felsen m18

felsen m18

2005, 17:50 min
video: dietmar offenhuber, music: sam auinger, hannes strobl

part of edition “abstracts of syn“, published and distributed by kunstverein medienturm

“Urban architecture is a sound box, it shapes a space, wherein the range of sounds which surround us is resounded and reflected. The video STADTMUSIK (“City Music”) by Dietmar Offenhuber (Linz/Boston) and the formation tamtam (Sam Auinger, Hannes Strobl; Berlin) discusses sound in cities by analysing sound structures which are triggered by urban buildings and facilities. They focus on the aspect of movement in the city, which reinforces a dynamic experience of the urban soundscape: particular sounds emerge through movement, sound and its timbre evolve from material and space. The video actually consists of two parts “Kapitel 3” (Chapter 3), “m18 felsen” (“m18 rocks”), each one discussing individually auditory situations in a big city.”

more information on www.stadtmusik.org
m18 felsen (excerpt)

isotope

isotope

Isotope is a generative architecture derived from the proportional system of the

Stonborough House (1925, also known as Haus Wittgenstein) designed by the philosopher Ludwig Wittgenstein and the Austrian architect Paul Engelmann. The house is assembled from seven cubes, arranged in a carefully balanced proportionate system. All elements correspond to each other, and it is impossible to change this system without destroying the balance of volumes and voids.

Starting from a textual representation of the model in the VRML language, the “isotopes” of the original model were created through repeated search and replace operations on the descriptive text.

try the interactive demo

Exhibited: Skopje Electronic Art Fair 1999, Skopje; File Festival, Sao Paolo, 2000; VRML-ART 2000, Monterey, US; re:modern exhibition, Künstlerhaus Vienna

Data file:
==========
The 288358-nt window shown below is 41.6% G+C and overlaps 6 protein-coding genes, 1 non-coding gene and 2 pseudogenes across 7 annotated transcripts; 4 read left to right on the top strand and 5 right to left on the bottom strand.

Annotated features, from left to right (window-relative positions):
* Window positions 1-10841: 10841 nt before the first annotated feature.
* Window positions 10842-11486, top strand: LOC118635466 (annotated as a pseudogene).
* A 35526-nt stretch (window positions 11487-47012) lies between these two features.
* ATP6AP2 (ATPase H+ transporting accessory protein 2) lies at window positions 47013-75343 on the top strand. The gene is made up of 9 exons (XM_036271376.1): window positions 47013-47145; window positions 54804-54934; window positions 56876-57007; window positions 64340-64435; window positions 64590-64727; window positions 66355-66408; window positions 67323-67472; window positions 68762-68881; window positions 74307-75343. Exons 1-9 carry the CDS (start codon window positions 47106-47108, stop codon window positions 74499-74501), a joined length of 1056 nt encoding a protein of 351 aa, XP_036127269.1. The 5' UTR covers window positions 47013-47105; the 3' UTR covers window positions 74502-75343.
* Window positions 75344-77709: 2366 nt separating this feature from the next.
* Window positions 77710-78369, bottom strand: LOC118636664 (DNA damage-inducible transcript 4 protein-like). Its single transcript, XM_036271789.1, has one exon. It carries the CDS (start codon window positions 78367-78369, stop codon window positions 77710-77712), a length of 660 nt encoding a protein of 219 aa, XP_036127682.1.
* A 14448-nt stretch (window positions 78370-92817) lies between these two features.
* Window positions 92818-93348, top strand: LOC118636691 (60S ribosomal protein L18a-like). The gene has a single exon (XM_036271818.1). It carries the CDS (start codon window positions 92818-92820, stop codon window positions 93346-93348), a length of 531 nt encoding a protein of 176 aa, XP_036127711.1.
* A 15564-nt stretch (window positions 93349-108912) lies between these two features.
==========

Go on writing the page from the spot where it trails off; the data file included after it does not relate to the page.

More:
From the installation at re:modern, Künstlerhaus Wien, 2003

heinz weiss (naredmanet)

heinz weiss (naredmanet)

Some time ago, a moving company cleared out the residence of the retired Heinz k. (name changed). Among his belongings were a tape recorder including a 90-minute tape. Heinz K. spent the last 5 years of his retirement spying on his neighbors and recordSome time ago, a moving company cleared out the residence of the retired Heinz k. (name changed). Among his belongings were a tape recorder including a 90-minute tape. Heinz K. spent the last 5 years of his retirement spying on his neighbors and recording his thoughts and observations.

The Munich based label bodensatz came into possession of the tapes, which they kindly made available to us as raw material for our film.

The videofootage has been recorded by seven individuals portraying their private spaces. Technically, a modified videocamera with a mirror ball for recording a 360° image has been used

Credits:
video: dietmar offenhuber, nina wenhart, with recordings from roland keil,peter brandl, birgit benetseder, karl offenhuber
sound: sam auinger with material from the “heinz k. aus h.” sampler bodensatz records (www.bodensatz.de)

special thanks to benno zehetmaier